Remember this: pistons only facilitate the change of organ stops. Instead of pulling many stops by hand, you simply press one piston with your thumb and everything changes instantly.
But the choices of stops that go into each piston depend on a lot of things. Sometimes you can use pistons in a public performance when you have to play some pieces with contrasting registration and pushing a piston simply reduces the time you would need to change the stops by hand between the pieces.
Sometimes pistons are very useful even in the middle of the piece when you have several contrasting sections and each would require contrasting registration which otherwise would require an assistant to make changes.
Sometimes the pistons are used to make crescendos and diminuendos in the middle of the piece. You set up the pistons in advance in a way that each subsequent piston has a little louder combination of stops. This happens a lot in many French symphonic pieces.
In this case pistons (and toe studs) are used similarly to the ventil system that traditional Cavaille-Coll organs had.
In many pieces of French organ composers, the places for change registration are very obvious - they write in the necessary reeds, other stops or couplers you have to add.
When a composer doesn't indicate the exact pitch level or exact stop combination, then you only see signs for dynamics in the score (pp, p, mf, f, ff etc.) - this is often the case with German Romantic composers. Then you have many more choices for your pistons but still try to consider the general characteristics and requirements for registration for this particular style.
Try to learn to read your score and composer's intentions and you will understand how to use pistons in changing registration.
Many of today's organs have combination action with general and divisional pistons which can be used to make sudden registration changes.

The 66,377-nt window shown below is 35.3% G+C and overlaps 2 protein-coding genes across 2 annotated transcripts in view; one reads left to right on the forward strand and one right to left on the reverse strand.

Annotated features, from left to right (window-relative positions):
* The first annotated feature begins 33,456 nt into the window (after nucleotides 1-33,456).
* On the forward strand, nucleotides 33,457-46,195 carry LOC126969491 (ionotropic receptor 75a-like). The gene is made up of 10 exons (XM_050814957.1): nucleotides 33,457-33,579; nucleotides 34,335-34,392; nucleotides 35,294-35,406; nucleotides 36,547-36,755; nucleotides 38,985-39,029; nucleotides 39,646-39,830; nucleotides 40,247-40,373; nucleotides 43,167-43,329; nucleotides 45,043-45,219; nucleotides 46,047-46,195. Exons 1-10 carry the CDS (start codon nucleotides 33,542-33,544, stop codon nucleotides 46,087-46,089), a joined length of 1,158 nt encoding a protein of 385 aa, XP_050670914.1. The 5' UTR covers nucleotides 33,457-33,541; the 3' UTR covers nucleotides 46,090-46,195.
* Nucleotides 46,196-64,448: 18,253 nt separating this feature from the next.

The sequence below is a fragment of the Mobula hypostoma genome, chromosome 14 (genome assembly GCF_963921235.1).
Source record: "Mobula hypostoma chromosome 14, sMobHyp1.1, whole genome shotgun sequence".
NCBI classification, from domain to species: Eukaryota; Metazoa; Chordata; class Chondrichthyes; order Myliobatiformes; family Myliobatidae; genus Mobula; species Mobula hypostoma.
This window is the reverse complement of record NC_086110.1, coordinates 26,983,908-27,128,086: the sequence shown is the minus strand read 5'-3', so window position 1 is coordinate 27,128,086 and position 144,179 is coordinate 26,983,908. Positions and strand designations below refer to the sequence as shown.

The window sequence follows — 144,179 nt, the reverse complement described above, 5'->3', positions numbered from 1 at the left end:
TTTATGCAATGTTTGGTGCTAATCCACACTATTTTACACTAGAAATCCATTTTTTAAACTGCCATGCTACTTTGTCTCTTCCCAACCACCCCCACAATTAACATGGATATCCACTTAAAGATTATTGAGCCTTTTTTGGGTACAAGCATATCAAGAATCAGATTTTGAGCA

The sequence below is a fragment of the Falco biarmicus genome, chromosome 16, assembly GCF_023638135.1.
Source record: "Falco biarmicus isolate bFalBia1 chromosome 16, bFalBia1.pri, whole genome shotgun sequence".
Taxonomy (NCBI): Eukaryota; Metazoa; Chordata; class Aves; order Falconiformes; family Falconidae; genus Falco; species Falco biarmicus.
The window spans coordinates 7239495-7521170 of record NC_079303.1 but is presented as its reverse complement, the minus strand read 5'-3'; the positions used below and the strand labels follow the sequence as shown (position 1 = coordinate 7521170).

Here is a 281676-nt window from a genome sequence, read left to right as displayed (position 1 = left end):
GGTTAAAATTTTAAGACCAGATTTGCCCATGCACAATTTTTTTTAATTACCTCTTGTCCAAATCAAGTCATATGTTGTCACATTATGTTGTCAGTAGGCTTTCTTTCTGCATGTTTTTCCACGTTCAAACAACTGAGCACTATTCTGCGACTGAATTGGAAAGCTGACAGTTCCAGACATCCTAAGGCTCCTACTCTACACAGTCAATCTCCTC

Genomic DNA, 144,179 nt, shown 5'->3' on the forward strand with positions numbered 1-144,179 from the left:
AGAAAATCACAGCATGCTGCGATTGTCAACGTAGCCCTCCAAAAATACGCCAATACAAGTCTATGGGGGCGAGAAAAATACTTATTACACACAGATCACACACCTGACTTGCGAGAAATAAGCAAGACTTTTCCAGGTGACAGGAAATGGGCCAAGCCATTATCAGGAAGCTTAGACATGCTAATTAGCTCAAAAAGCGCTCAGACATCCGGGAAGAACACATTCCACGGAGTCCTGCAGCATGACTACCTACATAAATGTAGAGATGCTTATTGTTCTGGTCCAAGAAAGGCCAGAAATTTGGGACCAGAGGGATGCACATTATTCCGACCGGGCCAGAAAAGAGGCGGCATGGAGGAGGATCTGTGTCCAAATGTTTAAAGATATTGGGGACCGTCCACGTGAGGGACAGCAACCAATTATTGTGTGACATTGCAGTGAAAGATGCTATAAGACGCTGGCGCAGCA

Here's how you can set up the pistons in advance in most cases:
1. Draw the desired manual and/or pedal stops.
2. Locate the "Set" button on the left hand side of the lowest manual.
3. Locate the number of the piston on the front of the lowest manual you will want to use.
4. Press the "Set" button and while holding it, press the desired piston, release it and only then release the "Set" button.
5. Locate the "Cancel" button on the far right hand side of the lowest manual and press it to cancel all the stops and prepare the next combination. You can skip this step if the next registration combination is very similar to the previous one. Simply add or remove a few stops by hand in this case.
6. Repeat the steps 1-5 for any other pistons that you want to set up.
Note that you can use the divisional pistons as well. The divisional pistons are the buttons designed to change registration only for a certain division or manual. For the pedals, there are toe studs. The divisional pistons can be set up in the same way as the general pistons.
Here are some things to keep in mind if you want to practice using pistons:
1. On the place of the score where you have to change the combination, write the number of the piston and circle it. This will differenciate it from the number of the stop. You can use sticky Post It notes or something like that in order to keep the score clean.
2. If the piston change is difficult, slow down the tempo and practice the same spot with the exact motion of the thumb over and over.
3. If your practice instrument doesn't have pistons, you can pretend that it does and practice the movements with your hands anyway. This way you can prepare for public performance on the organ with pistons quite effectively.
There are toe studs for pedal division and/or for general combination pistons on many organs. They can be set up, practiced and used in the same way as the general pistons.
Note that during the performance you can add or remove any number of stops by hand in addition to the piston system.
Some instruments also have a sequencer ("Next" or "Previous" buttons or toe studs) which can facilitate the piston changes for the organist. If you set up the entire combination system in advance from 1 to 10, instead of pushing these pistons by hand, you can simply press "Next" which would engage pistons 1, 2, 3 etc. Likewise, pressing "Previous" will result in engaging pistons in descending order.